When you wander around the base of Uluru – in the heart of Australia’s Red Centre – you reach a point that has divided travellers, locals and politicians for decades. A simple sign states: We don’t climb. Behind it, a chain handrail snakes up the rock face. This is the point at which you need to make a decision: do I or don’t I?
On November 1, 2017, that decision was made for you. A management board meeting of the Uluru-Kata Tjuta National Park voted unanimously to ban the practice from October 2019 onwards. If you visit the rock in the meantime, however, you’ll still have the choice. So – should you climb?
Since tourism came to the centre of Australia, thousands of people have climbed Uluru; some 35 people have died in the process. But to the local Anangu people, climbing Uluru is a desecration of one of Australia’s most sacred sites. This is why, in 1998 along with our sister company Adventure Tours Australia, we were among the first tour operators to stop climbing the rock, and why we’ve spent nearly every day since campaigning for others to stop as well.
READ MORE: ULURU THROUGH THE LENS
The Anangu people have dissuaded visitors from climbing for decades; as traditional owners of the land they feel a deep responsibility for everyone who travels to the area. So when a visitor climbs Uluru, falls and gets hurt, the Anangu are put in a terrible position; they feel personally responsible. As such, they’ve been asking for years that travellers don’t take unnecessary risks in a harsh landscape they don’t understand.
Why people would even want to climb it is another matter. Sure, the view from the top might be nice, but not nearly as spectacular – and humbling – as the view gazing up from the bottom. The iconic red sandstone of Uluru is easily eroded; it’s not hard to spot the climbing route that twists up the rock. Locals refer to the trail as the scar of Uluru.
There aren’t any facilities atop the rock either. Many climbers, not finding any bins, leave their rubbish up there. Food wrappers, batteries – even clothing and cameras – fall down the crevices in the rock, polluting the sacred waterholes below; for wildlife in the area, this is one of their only sources of fresh water, and becomes far less inviting.
And with no toilets, several travellers choose to relieve themselves there and then, which is incredibly disrespectful, and – well – just plain gross.
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In the last few years we’ve seen the numbers of climbers dwindle. There’s a few reasons for this. First, the number of adult park entry tickets has fallen from 480,000 a year in 2004 to about 280,000 now. Secondly, travellers are becoming more sensitive to cultural issues. After all, climbing Uluru is akin to climbing onto the altar in a cathedral, or having a picnic on a grave in a cemetery – not cool.
Director of the Central Land Council, David Ross said of the ruling, “This decision has been a very long time coming, and our thoughts are with the elders who have longed for this day but are no longer with us to celebrate it.”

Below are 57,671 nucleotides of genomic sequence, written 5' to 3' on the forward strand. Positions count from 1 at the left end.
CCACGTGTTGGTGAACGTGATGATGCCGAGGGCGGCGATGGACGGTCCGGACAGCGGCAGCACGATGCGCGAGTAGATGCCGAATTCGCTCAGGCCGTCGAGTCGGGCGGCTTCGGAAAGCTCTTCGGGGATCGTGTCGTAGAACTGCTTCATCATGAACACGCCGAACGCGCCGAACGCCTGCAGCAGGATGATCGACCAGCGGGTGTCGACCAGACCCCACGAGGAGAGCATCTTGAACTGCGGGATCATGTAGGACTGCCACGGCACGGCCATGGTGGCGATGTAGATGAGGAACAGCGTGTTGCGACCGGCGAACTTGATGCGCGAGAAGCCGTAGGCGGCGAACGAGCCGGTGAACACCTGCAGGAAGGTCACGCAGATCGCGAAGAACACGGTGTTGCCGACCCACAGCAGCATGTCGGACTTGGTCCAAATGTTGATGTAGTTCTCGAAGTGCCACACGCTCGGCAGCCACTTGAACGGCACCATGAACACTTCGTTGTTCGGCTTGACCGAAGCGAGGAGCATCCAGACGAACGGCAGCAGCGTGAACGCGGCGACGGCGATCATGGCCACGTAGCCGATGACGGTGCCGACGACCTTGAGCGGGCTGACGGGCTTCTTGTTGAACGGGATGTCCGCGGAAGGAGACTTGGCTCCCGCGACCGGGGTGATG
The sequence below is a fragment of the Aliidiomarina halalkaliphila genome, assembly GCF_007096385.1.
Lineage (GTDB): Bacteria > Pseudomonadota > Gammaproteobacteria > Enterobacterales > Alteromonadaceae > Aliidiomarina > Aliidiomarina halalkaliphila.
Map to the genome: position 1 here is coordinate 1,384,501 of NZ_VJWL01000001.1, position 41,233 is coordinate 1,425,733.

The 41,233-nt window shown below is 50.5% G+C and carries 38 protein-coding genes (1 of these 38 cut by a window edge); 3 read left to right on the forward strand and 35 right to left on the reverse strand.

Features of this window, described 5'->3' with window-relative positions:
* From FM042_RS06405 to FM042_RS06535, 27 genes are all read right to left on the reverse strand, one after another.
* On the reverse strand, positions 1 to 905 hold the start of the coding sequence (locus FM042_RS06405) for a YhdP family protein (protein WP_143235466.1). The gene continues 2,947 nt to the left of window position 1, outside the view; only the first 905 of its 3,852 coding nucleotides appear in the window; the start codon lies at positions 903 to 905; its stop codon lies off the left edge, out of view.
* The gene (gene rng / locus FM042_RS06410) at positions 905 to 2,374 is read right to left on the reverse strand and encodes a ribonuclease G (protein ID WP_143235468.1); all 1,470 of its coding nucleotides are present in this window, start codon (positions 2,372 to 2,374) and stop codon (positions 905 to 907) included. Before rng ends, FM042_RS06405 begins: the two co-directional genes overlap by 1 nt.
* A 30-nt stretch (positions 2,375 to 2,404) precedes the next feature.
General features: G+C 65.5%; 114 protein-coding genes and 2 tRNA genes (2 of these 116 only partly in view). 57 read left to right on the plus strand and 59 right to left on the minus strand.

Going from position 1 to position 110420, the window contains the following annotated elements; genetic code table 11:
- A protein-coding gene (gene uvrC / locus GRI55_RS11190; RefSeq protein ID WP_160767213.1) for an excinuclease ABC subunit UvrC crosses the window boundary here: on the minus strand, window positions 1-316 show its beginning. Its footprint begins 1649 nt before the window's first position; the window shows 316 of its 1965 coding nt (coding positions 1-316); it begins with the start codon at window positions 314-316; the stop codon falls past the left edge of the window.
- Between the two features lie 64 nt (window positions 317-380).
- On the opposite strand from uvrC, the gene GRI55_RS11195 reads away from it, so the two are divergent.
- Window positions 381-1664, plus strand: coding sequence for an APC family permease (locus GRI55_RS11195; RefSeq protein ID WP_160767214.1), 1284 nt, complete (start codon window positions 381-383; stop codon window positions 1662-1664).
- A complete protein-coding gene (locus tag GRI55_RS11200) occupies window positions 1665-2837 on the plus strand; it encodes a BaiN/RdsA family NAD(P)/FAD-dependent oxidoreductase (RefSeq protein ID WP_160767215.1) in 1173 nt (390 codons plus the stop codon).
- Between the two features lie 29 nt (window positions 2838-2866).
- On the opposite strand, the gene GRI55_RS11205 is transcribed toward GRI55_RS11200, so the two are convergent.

Intrepid Travel and Adventure Tours Australia are proud to be involved with the local communities in Uluru and to have an ongoing commitment to providing employment for the Anangu people. Our passengers show respect when they choose not to climb Uluru, but walk with Anangu throughout the area and share their stories instead.
To experience the beauty of Uluru for yourself, jump on one of our small group adventures in the Red Centre.
I respect the councils decision in behalf of the elders. At least the people are given the time to climb and experience its beauty.
I have throughly read the article above. I think it is more than hypocritical. A couple of points I would like address “the trail is the scar of Uluru” so what are the walking tracks around it called??? What about the road into Uluru??? Perhaps the money trail would be a fitting name… “no toilets, travellers choose to relieve themselves then and there” I can’t imagine that a “traveller” would “choose” to defecate on top of Uluru… Strikes me as an being in an unfortunate location when neading to preform a normal bodily function… Given how disrespectful this is, I guess the elders took a casual stroll to the Ulgers for “gross” necessities… If someone gets hurt “They feel personally responsible” That’s white man law talking, you charged them money, knowing that some will be injured or killed climbing and there may be legal ramifications… The view looking up is “Spectacular and humbling” I’m sure that’s what everyone who summits Everest thinks as well… So in closing; if Uraru is truly as important as an alter or a grave, close the entire region, ban all non indigenous people from entering, otherwise enjoy tourist dollars…
Ban climbing Uluru! Get over yourselves. It is a big rock. People are not driving spikes into it just walking up. And if you think the aborigines never climbed it your having yourself on. I plan to climb it before the ban. I’m as Australian as any living aboriginal and I say if your not damaging the rock and want to you should be allowed to climb it. If you fall that’s your fault. It is the heart of Australia and as an Australian I have the right to climb up, stand atop of it and look out over our magnificent land. For me that will be spiritual and who is to say any Australian has the right to stop that. We are all Australian with the same rights regardless of colour or heritage.
They can ban climbing Kili too-I just wanna look. Annapurna was enough for me…tho I still hanker for Everest,Base Camp that is.